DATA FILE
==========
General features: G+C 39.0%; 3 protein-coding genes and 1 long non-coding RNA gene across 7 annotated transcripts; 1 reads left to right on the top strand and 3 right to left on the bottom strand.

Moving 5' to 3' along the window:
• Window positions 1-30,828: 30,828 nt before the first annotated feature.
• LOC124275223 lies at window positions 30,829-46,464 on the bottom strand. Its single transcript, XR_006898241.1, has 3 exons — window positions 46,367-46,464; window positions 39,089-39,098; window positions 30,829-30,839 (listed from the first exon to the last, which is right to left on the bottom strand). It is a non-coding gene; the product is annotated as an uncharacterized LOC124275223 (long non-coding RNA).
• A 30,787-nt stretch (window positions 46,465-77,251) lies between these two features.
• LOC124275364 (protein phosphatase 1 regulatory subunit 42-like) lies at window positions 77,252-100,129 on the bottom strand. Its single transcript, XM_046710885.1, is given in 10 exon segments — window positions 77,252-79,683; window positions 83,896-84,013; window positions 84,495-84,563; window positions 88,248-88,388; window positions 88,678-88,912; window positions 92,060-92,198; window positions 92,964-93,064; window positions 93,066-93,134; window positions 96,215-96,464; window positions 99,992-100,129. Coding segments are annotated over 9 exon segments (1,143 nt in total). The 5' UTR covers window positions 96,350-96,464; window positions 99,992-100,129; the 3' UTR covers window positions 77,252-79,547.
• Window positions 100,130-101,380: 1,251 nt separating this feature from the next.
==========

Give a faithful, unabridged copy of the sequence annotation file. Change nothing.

General features: G+C 39.0%; 3 protein-coding genes and 1 long non-coding RNA gene across 7 annotated transcripts; 1 reads left to right on the top strand and 3 right to left on the bottom strand.

Moving 5' to 3' along the window:
• Window positions 1-30,828: 30,828 nt before the first annotated feature.
• LOC124275223 lies at window positions 30,829-46,464 on the bottom strand. Its single transcript, XR_006898241.1, has 3 exons — window positions 46,367-46,464; window positions 39,089-39,098; window positions 30,829-30,839 (listed from the first exon to the last, which is right to left on the bottom strand). It is a non-coding gene; the product is annotated as an uncharacterized LOC124275223 (long non-coding RNA).
• A 30,787-nt stretch (window positions 46,465-77,251) lies between these two features.
• LOC124275364 (protein phosphatase 1 regulatory subunit 42-like) lies at window positions 77,252-100,129 on the bottom strand. Its single transcript, XM_046710885.1, is given in 10 exon segments — window positions 77,252-79,683; window positions 83,896-84,013; window positions 84,495-84,563; window positions 88,248-88,388; window positions 88,678-88,912; window positions 92,060-92,198; window positions 92,964-93,064; window positions 93,066-93,134; window positions 96,215-96,464; window positions 99,992-100,129. Coding segments are annotated over 9 exon segments (1,143 nt in total). The 5' UTR covers window positions 96,350-96,464; window positions 99,992-100,129; the 3' UTR covers window positions 77,252-79,547.
• Window positions 100,130-101,380: 1,251 nt separating this feature from the next.